Kettling: What is it?

Kettling: What is it?
by Sue Basko

See also: Counter-Protesters and Counter-Demonstrators
see also: Masks and Bandannas at Protests

at a protest is when police form a cordon and squeeze protesters together to "capture" them.  Kettling is also when police form lines to keep protesters from escaping a certain perimeter.


Kettling is often illegal and/or dangerous.  If an order to disperse has been called after an unlawful assembly has been declared, the police are supposed let people leave.  Kettling may be considered a human rights violation because while kettled, people are often kept for hours without access to water, food, bathrooms, the ability to communicate with their families, etc.

People kettled in the Occupy protests have then often been kept for many hours without food, water, or toilet use.  Some have been severely beaten by police after being kettled.   Hundreds have had zip-ties placed too tightly on their wrists for many hours.  There are many reports of nerve damage and numbness to hands and fingers.

Police have started to use the term Frozen Zone, probably to try to avoid letting it be known they are engaged in dangerous kettling/ illegal tactics.  Frozen zone is an area into which no one will be let in or out, in other words, this is kettling with a set perimeter.  There can be smaller kettling within a frozen zone.  The idea of the existence of a frozen zone is also used by police as an excuse or reason to keep journalists and reporters out.  (At Chicago NATO 2012, the Federal Protective Service (FPS) used the term "Red Zone" to describe an area with many federal buildings that were being heavily guarded by the FPS, but movement within the zone was not restricted.)

Los Angeles November 2011: At the November 30, 2011 raid on Occupy L.A., an order to disperse was called for the park area.  Those not wishing to be arrested were told to leave.  A few hours later, a second order to disperse was called on a nearby street.  Many people have reported that, as they tried to leave, they were kettled by cordons of police.  Many people were arrested and/or beaten as they tried to leave.  These people left the area they were told to leave, only to meet up with traps laid for them blocks away.  Others were immediately trapped and arrested as they tried to follow the order to leave.  Please note there was no protester violence or property damage.  Scroll down to bottom of this page to watch video of woman describe her experience in the LA raid kettling.

Why?  In the Los Angeles situation, it appears the police were trying to get arrest numbers up to justify the expense of a huge raid involving 1400 officers in riot gear, helicopters,  etc.   The only way to do this was to arrest peaceful people simply trying to leave.   There is no other plausible explanation, since there was no violence or property damage occurring and no logical reason to keep people from freely leaving the area.  In this incident, the LAPD used the term frozen zone to explain their kettling tactics.

Oakland January 30, 2012:  In Oakland on January 30, 2012, police kettled hundreds of protesters on a street outside a YMCA.  A police officer announced over a loudspeaker that the people were under arrest for failure to disperse from an unlawful assembly and that the protesters were given 3 prior warnings and were now under arrest.  Spencer Mills, aka Oakfosho, reported that he heard no such warnings being given, and his  video coverage audio is in agreement that no such warnings were given, or were not given to that particular group in that location.   Out of the approximately 400 arrests that day, only 12 have resulted in charges being filed.  It certainly sounds as if about 380 people were arrested and subjected to hours of torment followed by hours or days in jail -- for no particular or legal reason.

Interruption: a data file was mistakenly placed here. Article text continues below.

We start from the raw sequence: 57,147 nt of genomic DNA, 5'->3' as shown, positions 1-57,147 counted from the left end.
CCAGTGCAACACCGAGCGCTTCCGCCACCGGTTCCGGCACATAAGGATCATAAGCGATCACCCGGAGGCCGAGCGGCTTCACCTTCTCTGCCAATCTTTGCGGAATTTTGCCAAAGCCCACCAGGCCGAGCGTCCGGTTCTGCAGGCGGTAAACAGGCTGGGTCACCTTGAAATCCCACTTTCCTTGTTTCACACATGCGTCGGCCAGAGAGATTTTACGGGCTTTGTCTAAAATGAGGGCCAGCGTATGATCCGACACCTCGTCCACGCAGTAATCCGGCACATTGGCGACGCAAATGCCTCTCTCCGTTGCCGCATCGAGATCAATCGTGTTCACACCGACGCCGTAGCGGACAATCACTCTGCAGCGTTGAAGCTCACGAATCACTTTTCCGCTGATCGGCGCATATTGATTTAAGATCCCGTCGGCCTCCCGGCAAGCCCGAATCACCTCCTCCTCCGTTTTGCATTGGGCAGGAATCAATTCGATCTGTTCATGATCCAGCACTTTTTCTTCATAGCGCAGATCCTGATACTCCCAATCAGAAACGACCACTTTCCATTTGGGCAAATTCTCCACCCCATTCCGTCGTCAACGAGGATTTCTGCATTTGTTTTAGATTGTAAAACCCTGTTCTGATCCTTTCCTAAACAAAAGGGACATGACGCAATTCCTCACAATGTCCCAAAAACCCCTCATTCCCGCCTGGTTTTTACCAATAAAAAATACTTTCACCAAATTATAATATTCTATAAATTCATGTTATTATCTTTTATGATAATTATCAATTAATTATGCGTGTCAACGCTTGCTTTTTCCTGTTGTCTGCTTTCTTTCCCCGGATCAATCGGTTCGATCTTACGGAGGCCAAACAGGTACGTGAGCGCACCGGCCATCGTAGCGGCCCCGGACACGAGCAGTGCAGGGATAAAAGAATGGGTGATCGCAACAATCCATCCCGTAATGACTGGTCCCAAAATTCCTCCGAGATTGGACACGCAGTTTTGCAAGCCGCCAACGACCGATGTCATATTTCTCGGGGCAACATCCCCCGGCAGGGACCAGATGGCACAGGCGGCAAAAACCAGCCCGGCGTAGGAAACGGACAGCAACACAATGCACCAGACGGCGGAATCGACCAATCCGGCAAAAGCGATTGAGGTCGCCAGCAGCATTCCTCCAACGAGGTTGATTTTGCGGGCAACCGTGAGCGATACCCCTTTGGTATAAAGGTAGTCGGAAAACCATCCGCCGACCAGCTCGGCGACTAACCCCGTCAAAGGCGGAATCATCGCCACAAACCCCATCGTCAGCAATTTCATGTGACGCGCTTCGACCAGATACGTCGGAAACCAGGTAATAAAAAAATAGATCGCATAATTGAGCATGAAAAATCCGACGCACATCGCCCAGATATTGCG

Staying Safe:  You are more likely to stay safe at a protest if you avoid being near provocateur types.  Police will target in on them and you may be caught in the cauldron.  If you are near such people, move far away from them.  Also keep in mind that such provocateurs may be police plants.

If it is a sidewalk protest, stay on the sidewalk; do not walk into the street.  If someone is leading people into the street, it is a provocateur or police plant or just bad leadership.  In any case, there is no logical reason to follow.

Safety from Police.   When the police are creating lines of officers to keep people from leaving a protest, as was done at the Occupy L.A. eviction, it is confusing as to what to do.  Some people have reported that they politely cooperated as they were detained by a line of police,  only to find themselves being arrested and sent to jail for several days on bogus charges.  Their physical safety and human rights were violated while in custody.  Others ran to flee and were beaten.  Others maneuvered cleverly enough to evade capture.   In such a situation, it helps to have quick-thinking ninja skills.  It seems there are no right answers when wrong things are happening, and you need to do what you can to protect your own safety.

It seems a full outside investigation should be done on this L.A. incident. In other kettling incidents worldwide, there have been investigations and lawsuits.  Kettling is often considered illegal and a violation of human rights.  

 Wikipedia has a good article about other kettling incidents.